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Welcome to the journey!

Monday, April 19, 2010

Three letters for family and friends about attachment and bonding

When you come home with your new child you will want to set boundaries with your family and friends. Sometimes this just seems unnatural to those who have never adopted.  But, you know all about attachemnt and bonding and want to do the best thing for your child.  How do you go about it without offending your family and friends?   Here are two letters that you can use to share your concern for adoption attachment and bonding with your close friends and family before you bring your child home.  This should help in understanding anyway.  Two women on another group have shared these letters that they used and allowed me to publish them here.  Please adapt them to your family situation and needs.  Thanks so much Sharon and Anita and Cris for allowing me to share these great resources!

Letter example #1

"What to expect when we are home from Ethiopia"

Dear ___________
Adopting a preschool-age child is very different from bringing a newborn home from the hospital, but there are some similarities: You want everyone to come to the (hospital) airport to see your new child. That is the same. You want the house quiet, calm, low stimulus. That is the same. You want to limit visitors for the first several weeks. That is the same.

The similarities end there. _____ will hardly know her new mommy and daddy. We will be taking her on a long flight and leaving behind her loving nannies and friends. She will no longer be sharing a bunk with her friend in a room full of girls, but a room with her sister. She has never seen snow or felt the cold __________air. The language, the smells, the customs and routines will all be new. She needs time to get to know us and trust us. She needs to know that family members are safe to love and love deeply.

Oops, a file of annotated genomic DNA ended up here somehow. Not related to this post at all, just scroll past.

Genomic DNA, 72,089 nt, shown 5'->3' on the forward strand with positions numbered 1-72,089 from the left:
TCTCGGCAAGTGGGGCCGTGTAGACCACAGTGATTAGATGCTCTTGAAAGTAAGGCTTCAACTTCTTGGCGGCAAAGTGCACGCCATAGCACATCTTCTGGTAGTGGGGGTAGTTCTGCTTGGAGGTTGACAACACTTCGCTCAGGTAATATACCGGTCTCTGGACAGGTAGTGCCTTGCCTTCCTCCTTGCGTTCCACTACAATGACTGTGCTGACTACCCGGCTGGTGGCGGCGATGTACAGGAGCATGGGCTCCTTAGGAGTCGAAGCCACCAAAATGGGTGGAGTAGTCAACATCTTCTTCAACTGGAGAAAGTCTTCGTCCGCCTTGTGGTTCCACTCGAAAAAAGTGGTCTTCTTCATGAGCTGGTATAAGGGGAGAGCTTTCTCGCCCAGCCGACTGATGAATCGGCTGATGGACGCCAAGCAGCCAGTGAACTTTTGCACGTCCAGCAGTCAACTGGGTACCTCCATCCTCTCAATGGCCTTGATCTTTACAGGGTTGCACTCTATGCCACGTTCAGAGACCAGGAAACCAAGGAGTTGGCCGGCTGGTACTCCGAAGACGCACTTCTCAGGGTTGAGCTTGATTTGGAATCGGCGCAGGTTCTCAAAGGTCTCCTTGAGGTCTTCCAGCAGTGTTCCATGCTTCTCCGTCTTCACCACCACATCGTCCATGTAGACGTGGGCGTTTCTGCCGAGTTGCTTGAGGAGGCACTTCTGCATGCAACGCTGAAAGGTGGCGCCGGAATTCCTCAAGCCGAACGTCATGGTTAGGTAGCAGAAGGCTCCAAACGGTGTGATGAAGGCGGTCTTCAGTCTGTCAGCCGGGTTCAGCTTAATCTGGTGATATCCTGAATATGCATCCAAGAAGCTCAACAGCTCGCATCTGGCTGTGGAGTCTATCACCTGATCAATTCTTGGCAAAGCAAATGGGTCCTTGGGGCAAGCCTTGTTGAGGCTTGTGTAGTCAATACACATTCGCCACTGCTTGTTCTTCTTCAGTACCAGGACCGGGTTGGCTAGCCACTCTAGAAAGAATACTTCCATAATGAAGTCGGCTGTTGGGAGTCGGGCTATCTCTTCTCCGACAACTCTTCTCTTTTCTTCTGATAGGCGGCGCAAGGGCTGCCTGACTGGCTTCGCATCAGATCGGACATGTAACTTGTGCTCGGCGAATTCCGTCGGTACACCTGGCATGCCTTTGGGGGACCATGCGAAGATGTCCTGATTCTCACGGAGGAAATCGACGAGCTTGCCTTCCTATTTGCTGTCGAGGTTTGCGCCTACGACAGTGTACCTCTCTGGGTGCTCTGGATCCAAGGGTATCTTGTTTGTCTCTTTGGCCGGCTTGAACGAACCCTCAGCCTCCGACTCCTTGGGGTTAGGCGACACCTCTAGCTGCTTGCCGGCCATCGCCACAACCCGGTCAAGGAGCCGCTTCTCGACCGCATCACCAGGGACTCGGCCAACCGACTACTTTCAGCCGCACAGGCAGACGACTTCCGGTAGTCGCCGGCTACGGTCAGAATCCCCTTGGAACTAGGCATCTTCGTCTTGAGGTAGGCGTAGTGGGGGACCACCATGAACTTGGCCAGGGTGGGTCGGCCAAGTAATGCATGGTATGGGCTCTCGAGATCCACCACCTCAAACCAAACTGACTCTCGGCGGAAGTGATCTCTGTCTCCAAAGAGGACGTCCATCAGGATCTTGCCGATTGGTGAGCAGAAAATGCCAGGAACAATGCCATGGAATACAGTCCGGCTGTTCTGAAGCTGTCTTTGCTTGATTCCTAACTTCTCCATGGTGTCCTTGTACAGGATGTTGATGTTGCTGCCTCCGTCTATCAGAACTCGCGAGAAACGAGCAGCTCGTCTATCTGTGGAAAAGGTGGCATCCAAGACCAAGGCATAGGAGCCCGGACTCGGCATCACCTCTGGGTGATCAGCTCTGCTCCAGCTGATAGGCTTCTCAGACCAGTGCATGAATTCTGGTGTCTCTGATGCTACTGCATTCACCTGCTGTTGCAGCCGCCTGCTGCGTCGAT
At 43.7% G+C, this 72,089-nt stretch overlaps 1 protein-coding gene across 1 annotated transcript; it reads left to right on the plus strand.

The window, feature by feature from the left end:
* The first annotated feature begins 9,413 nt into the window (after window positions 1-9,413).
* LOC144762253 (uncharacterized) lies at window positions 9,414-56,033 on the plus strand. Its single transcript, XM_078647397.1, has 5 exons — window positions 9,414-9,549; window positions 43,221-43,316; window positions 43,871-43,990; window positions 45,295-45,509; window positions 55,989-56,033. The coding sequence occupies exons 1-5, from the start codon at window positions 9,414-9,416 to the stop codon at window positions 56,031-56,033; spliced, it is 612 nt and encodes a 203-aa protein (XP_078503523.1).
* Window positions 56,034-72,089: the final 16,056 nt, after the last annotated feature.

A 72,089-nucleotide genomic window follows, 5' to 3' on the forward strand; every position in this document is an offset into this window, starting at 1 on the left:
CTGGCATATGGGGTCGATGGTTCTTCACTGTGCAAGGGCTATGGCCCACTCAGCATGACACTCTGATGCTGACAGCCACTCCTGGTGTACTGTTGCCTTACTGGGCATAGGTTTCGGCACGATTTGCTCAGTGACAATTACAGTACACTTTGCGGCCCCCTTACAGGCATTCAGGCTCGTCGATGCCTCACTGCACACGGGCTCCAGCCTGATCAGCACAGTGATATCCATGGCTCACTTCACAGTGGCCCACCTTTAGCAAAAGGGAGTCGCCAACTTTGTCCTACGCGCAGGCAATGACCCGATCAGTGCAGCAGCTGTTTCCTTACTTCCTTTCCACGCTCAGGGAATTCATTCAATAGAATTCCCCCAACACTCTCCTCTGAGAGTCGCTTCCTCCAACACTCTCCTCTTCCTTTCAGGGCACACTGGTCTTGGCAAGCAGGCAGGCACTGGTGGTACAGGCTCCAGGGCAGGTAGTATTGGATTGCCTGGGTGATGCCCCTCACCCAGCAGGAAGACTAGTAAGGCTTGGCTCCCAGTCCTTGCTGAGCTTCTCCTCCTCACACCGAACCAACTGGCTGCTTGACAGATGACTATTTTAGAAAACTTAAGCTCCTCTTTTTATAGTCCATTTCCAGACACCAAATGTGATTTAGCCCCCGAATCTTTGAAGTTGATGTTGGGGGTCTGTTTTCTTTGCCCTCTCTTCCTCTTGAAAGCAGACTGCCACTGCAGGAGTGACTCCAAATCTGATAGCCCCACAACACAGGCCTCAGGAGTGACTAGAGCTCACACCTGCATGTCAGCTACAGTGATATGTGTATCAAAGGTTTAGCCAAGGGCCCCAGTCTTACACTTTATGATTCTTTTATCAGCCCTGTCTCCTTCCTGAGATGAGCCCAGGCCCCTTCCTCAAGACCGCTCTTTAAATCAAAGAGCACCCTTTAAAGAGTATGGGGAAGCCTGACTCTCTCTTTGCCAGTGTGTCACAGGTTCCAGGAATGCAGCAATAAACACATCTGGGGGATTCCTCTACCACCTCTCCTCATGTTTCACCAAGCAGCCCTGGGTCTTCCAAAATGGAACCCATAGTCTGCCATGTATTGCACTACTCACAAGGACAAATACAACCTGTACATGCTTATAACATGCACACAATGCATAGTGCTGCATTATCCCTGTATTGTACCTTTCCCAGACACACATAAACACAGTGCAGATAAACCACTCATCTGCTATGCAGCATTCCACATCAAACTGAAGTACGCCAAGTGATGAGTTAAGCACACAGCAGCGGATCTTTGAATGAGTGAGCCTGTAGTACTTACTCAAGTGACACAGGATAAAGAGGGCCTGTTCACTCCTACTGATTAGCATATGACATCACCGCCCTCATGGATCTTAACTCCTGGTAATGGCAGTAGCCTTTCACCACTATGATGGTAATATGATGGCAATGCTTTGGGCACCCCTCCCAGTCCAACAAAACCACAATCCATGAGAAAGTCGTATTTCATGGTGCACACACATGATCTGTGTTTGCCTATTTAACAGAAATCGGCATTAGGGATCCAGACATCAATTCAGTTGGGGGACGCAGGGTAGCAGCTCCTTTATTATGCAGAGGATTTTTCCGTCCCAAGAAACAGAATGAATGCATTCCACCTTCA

_______ is __years old. We do know pieces of what her life has been like until now and the circumstances surrounding her adoption. Though it is a encouraging testimony of God's grace, we are choosing to save the details of her story for her to share, when she chooses.

After consulting with other adoptive families from our community and other areas, and at the advice of adoption professionals, this is our plan: Once we arrive home we will have a no-visitors policy for 1 month. This is our time as a family to adjust to new family dynamics. High nurture and high structure are our goals. After this time, we will begin branching out a bit, but will still minimize our outside contacts until we see that she is feeling more secure in this new context.

Thank you in advance for your understanding and respect of how important these next few months are for our family. We want to start off doing what is best for __________ though parts may be difficult for the rest of us. We look forward to continuing to share life with all of you, with our whole family!!!

With much love and anticipation,

Letter example #2

We wrote his up in preparation for ___ arrival and are sharing it with friends & family. I thought I'd post it here, too, to better explain the importance of attachment and to help others who might be adopting or who know other adoptive families...

Dear Family & Friends,

After over two years of waiting, our precious ___ is finally home! We know that each of you receiving this letter has, in some way, supported, loved and prayed for us. Because we know your care for ___ and our family, we want to share with you some information that we hope will best equip everyone around him to assist us in laying the strongest and healthiest foundation - emotionally, physically and spiritually.

In many ways, ___ will be like the children who entered our family through birth; we will parent like other Christian families as we bring all of them up in the instruction and discipline of the Lord. But there will be a few, initial differences. For years now, we have researched bonding and attachment in children, especially those coming home through adoption from an institutional orphanage setting.